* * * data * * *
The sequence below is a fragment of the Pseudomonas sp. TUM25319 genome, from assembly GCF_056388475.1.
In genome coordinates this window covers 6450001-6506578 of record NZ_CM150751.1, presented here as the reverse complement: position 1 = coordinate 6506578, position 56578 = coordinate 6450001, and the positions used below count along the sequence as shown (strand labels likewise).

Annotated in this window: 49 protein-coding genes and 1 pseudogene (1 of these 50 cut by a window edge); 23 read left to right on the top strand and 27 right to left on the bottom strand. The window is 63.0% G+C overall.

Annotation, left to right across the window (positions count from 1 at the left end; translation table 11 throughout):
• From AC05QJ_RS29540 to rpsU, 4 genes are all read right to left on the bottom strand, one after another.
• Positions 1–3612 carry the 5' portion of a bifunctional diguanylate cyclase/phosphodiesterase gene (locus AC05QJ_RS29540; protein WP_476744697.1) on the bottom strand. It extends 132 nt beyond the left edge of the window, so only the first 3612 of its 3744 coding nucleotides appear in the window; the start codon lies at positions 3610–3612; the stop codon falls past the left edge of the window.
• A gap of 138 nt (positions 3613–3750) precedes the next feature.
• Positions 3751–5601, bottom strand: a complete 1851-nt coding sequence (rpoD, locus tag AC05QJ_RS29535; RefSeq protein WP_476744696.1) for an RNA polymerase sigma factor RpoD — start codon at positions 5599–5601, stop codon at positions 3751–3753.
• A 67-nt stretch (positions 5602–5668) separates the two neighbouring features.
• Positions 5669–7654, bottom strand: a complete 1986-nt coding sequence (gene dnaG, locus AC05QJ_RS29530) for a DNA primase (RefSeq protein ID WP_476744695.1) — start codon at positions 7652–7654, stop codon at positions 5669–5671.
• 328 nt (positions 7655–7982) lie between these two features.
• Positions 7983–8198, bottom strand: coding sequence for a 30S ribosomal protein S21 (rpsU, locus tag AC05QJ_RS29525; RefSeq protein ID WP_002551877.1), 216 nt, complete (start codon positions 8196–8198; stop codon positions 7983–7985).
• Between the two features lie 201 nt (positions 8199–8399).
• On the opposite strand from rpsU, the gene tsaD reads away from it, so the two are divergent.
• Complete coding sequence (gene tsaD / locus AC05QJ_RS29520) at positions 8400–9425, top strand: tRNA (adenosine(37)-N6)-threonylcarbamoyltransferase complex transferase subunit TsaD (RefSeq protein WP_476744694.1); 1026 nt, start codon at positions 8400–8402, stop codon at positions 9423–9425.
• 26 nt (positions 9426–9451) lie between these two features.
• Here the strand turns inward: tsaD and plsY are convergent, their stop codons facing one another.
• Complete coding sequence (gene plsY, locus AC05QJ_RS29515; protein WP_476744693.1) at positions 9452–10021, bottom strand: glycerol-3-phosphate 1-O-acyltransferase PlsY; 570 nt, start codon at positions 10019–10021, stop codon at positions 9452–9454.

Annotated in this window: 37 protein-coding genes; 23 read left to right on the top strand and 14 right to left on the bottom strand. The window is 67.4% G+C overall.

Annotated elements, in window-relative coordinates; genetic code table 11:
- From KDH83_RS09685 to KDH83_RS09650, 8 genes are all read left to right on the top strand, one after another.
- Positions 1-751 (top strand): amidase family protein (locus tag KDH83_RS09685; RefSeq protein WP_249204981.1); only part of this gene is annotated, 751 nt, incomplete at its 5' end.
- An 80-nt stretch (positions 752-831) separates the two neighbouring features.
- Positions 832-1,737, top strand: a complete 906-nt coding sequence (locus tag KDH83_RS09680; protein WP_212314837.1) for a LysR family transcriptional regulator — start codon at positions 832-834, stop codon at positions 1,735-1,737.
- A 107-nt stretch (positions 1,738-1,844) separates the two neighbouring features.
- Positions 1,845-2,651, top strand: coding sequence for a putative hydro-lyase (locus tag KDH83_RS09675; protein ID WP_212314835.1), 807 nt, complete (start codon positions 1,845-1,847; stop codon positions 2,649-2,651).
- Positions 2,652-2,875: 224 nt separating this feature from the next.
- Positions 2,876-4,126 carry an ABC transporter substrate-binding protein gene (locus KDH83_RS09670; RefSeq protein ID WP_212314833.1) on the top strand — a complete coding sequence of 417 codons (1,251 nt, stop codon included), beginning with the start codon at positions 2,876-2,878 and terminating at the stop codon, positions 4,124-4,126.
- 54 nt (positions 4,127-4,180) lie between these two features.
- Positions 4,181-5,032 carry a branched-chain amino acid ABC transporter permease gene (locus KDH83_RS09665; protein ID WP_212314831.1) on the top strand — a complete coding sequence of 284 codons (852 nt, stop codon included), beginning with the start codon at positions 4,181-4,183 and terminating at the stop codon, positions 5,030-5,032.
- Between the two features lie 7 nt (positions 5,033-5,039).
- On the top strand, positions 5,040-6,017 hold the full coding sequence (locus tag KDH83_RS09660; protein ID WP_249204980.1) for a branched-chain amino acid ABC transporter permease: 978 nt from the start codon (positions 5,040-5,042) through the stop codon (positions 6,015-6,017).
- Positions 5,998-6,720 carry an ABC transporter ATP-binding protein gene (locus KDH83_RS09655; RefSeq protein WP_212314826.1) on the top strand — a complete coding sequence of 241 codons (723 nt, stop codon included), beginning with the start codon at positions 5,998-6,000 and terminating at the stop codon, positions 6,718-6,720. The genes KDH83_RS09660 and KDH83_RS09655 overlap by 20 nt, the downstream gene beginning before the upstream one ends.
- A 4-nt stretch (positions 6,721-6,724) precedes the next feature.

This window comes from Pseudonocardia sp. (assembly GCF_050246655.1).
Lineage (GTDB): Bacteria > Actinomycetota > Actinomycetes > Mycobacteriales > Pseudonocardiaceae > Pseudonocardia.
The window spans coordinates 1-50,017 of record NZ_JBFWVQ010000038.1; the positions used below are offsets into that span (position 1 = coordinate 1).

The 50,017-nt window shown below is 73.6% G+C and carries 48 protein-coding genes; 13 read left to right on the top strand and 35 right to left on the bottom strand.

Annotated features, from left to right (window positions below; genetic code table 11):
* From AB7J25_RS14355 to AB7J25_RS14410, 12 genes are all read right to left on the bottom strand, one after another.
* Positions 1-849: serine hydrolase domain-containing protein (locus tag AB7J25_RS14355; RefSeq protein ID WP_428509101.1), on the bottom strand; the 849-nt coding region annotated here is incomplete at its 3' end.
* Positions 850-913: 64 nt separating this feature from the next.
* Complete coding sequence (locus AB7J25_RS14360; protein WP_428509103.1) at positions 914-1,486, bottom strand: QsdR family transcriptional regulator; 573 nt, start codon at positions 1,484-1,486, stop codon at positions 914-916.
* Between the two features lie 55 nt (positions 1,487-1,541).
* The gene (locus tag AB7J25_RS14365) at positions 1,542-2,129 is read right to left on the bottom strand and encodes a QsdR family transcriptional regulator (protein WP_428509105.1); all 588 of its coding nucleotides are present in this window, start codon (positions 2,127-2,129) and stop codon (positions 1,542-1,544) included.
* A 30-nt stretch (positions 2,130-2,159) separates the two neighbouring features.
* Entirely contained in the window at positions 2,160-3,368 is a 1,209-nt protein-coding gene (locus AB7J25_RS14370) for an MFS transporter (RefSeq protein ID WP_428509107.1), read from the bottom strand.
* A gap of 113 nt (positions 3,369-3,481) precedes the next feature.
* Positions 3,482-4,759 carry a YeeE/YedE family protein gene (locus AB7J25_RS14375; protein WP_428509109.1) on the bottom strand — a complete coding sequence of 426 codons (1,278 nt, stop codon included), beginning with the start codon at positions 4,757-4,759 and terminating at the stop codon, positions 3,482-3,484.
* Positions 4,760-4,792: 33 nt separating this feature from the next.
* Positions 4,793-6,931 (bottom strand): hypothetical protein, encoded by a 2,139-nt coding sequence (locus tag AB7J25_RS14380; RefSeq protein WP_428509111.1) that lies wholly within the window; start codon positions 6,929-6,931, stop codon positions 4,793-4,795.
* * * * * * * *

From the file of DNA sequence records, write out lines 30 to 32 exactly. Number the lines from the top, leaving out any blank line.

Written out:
- Positions 4,181-5,032 carry a branched-chain amino acid ABC transporter permease gene (locus KDH83_RS09665; protein ID WP_212314831.1) on the top strand — a complete coding sequence of 284 codons (852 nt, stop codon included), beginning with the start codon at positions 4,181-4,183 and terminating at the stop codon, positions 5,030-5,032.
- Between the two features lie 7 nt (positions 5,033-5,039).
- On the top strand, positions 5,040-6,017 hold the full coding sequence (locus tag KDH83_RS09660; protein ID WP_249204980.1) for a branched-chain amino acid ABC transporter permease: 978 nt from the start codon (positions 5,040-5,042) through the stop codon (positions 6,015-6,017).